That taxi driver is in for a ribbing from his mates. Perhaps he glanced at this test car's grille and thought that lane space was as good as his. After all, a goody-two-shoes Volvo seems easy meat in the cut and thrust of Kwun Tong traffic.
But the Volvo C30 is deceptively adept in the dice of Wai Yip Street. With the slightest tease of its 2.5-litre turbocharged engine, the Swedish coupe-hatch zips past a truck and into a space between two buses, shattering the cabbie's lunch-break cred. Right in front of his mates.
Yuppied up from the Ford Focus platform in Belgium, the C30 promises 320Nm of torque at 1,500 revs and sprints to 100km/h in 7.1 seconds. Such poke could make you the first Volvo driver in Court No2.
The 220 brake-horsepowered C30 seems built for licence points. Short front overhangs give you a fine view of the road and even goad you into competitive lane changing amid a chorus of angry horns. The side visibility is surprisingly good, too, given the rise of the window sill line along the car's rather heavy flanks. Even with a passenger, you can spot the near-side creep of scooters, and easily adjusted side mirrors offer generous views to the rear. You don't really need the blind spot information system option (HK$15,500), which alerts you to rear and flank movements, but the blink of its light under a side mirror is a fine boast. The side mirrors also compensate for the thick C-pillars in one of the most intriguing car rears since the 'shakin' that ass' Renault Megane II.
The back end is so prominent that Volvo and local magazines present it rear first, to highlight big, bright, Smart-like lights that might deter tailgaters in the crazy spray of monsoon airport runs. The glass boot door's a boon in parking, too - if it's not packed with shopping.
A throwback to Volvo's old P1800ES and 480ES perhaps, the rear hatch is light to lift and the rear-seats can be easily adjusted one-handed. The C30 gives you more than 364 litres of secure, well-ventilated space for a beagle, or 1,010 litres if you fold the seat back for a St Bernard. Its front seems sawn off an S40, but it's as vital as the more photogenic rear as it contributes to the model's five-star adult, four-star child safety rating in the New Car Assessment Programme's crash tests. The bonnet only rated one star for pedestrian safety, but passengers are protected by an energy-absorbing structure in different steels. In a frontal collision, the outer layers of the bonnet absorb impact, while a steel structure under the dashboard is said to prevent engine components being pushed into the cabin.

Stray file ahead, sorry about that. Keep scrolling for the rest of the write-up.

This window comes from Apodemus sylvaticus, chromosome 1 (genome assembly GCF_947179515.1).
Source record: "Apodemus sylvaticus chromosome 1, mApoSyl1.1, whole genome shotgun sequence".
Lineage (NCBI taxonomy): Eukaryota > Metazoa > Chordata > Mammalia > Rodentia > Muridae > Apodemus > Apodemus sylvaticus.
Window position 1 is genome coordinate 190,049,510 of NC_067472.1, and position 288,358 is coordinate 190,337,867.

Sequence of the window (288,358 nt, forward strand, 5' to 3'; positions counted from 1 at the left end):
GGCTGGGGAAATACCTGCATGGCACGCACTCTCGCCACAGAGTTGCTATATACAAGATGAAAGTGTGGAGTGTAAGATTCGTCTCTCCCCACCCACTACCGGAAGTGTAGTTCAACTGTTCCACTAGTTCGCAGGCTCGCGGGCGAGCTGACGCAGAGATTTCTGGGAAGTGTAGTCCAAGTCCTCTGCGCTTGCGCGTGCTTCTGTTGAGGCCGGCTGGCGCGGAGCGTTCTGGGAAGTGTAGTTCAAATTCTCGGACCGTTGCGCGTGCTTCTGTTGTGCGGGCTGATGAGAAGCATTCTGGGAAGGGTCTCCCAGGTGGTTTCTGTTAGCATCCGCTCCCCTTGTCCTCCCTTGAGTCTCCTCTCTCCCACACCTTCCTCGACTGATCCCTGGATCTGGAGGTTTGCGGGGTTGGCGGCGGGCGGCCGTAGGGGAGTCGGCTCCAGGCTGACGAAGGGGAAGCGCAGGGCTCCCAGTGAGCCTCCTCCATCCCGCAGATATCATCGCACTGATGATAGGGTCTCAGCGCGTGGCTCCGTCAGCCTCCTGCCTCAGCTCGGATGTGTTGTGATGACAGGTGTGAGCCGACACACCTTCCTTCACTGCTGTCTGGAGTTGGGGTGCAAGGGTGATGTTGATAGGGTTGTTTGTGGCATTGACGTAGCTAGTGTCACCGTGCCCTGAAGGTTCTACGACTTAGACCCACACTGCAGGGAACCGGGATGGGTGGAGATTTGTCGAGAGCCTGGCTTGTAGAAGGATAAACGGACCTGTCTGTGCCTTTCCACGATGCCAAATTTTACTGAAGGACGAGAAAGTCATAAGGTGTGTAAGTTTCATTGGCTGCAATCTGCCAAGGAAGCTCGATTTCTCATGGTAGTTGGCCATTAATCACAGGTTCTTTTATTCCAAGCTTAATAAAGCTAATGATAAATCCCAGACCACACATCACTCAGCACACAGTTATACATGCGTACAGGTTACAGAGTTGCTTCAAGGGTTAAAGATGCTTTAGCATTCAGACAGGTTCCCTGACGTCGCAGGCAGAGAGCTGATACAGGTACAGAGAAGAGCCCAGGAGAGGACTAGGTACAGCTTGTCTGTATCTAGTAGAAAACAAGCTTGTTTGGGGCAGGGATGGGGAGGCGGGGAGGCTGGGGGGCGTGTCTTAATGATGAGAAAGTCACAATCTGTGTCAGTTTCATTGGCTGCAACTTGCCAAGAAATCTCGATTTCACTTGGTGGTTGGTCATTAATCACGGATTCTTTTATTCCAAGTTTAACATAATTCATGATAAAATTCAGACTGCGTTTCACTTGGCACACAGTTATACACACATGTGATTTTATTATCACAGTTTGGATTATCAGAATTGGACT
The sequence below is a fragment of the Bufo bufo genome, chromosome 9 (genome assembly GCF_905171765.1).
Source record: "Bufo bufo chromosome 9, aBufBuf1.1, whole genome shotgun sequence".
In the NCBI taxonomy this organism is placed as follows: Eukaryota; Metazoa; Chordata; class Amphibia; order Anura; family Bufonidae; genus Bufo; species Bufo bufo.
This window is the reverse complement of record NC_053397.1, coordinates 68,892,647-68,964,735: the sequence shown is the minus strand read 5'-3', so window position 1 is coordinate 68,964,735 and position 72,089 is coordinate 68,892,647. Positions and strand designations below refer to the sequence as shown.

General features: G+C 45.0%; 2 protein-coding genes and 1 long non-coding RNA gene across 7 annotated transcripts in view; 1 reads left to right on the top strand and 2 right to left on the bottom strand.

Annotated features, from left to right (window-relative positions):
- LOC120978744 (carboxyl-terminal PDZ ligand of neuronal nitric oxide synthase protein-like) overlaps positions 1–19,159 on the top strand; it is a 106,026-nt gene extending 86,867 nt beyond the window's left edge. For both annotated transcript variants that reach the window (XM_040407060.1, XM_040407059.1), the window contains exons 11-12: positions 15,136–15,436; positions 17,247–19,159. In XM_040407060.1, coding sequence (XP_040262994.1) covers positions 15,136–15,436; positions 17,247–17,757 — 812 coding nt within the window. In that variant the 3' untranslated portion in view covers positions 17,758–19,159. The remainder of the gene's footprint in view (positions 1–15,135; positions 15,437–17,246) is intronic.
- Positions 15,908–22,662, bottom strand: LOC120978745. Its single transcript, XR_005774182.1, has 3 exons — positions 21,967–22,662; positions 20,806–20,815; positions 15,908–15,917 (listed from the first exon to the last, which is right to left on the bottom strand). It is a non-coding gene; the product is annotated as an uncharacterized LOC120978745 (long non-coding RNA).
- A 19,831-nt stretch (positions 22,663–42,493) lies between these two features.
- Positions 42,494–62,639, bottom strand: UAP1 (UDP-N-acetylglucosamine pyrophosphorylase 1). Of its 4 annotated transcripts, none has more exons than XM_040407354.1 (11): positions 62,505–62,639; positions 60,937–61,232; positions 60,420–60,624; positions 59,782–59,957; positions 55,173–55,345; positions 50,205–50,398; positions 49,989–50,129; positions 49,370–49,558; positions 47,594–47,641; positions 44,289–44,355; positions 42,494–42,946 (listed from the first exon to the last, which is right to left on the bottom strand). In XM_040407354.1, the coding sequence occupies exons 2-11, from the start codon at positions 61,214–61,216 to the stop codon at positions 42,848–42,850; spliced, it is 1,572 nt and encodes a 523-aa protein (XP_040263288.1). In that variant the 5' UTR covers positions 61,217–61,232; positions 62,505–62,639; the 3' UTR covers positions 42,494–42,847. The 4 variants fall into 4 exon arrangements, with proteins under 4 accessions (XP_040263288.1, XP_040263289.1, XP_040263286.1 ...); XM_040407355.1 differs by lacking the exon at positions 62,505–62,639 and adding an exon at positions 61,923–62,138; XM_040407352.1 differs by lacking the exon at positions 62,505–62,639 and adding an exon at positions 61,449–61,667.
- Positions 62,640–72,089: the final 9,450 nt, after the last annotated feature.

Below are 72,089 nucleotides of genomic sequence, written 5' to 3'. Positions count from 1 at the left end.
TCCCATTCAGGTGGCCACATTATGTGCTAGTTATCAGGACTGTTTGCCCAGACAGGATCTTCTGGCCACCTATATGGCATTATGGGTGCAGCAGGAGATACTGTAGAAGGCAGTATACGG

Designed by two women, Maria Uggla and Cecilia Stark Berglund, the interior's airy, even in black and grey and black, and the black plasticky panel finishes that yuppies might scorn as cheap also seem easy to clean after beach runs. Volvo seems interested in making passengers feel more comfortable than impressed, and the jams of Kowloon West are liveable thanks to a fine Dynaudio stereo and plush, comfy seats that even come in black or grey and white, or brown trim.
The rear's a bit tight, and the front seats take an age to move forward (and lack a memory) but the aft view's good. In most saloons, rear passengers get a faceful of front headrest, but Volvo has moved the back seats into the centre for a roomier effect.
You can customise the car with a full Heico body kit (HK$90,110, by Robinhoon Racing; tel: 2666 9990), but I'd leave the C30's design as is.
It's a feelgood car, almost an extension of the home, from the clarity of an uncluttered, ergonomic dashboard to the optional personalised engraving of the metal central console. Uggla says it's her favourite touch, but the buttons seem small.
Storage space is adequate, although the glovebox is small, but there's a thoughtful cubby behind the console for toll money and an MP3 player socket.
The C30 brakes well in traffic and emergency stops, but there was an un-Volvo-like grinding sound from the front axle when setting off from the lights, in both test cars. Only the Post raised this issue, the dealer says. The noise is brake vibration, 'related to the European requirement for longer service intervals', says Volvo Hong Kong spokeswoman Alice Siu.
'In an effort to reach these extended intervals, additional brake friction material has been added to the pads. When new, this can cause a vibration within the friction material at low speeds. This will disappear as the friction material wears down, and will likely reoccur when new pads are fitted. Most European car brands have the same issue as they're also trying to make their brake pads live to the extended intervals,' she says.
The Focus feels friskier, and the smooth BMW 130i (HK$433,000) is greener at 198 grams of CO2 per kilometre, but the C30 is a fine, clean (208gpk) family drive and boasts more extras than its competitors. The suspension's a little clumpy, and the smaller two-litre (174gpk) would suffice at Hong Kong speeds, but the C30's Geartronic changes are smoother than some overseas reports suggest and the ride's solid for car-sickly children and dogs.
The C30 is aimed at the young, but its direct steering could tempt mums out of their hulking seven-seaters, and its safety and visibility enables granny to whisk her lawn bowls foursome through tunnel traffic to Sports Road. But then the marque has Ford's hot-hatch expertise, and has introduced funky, feminine touches to its designs. That's why the C30's such a good spin in Kowloon. Ask a taxi driver.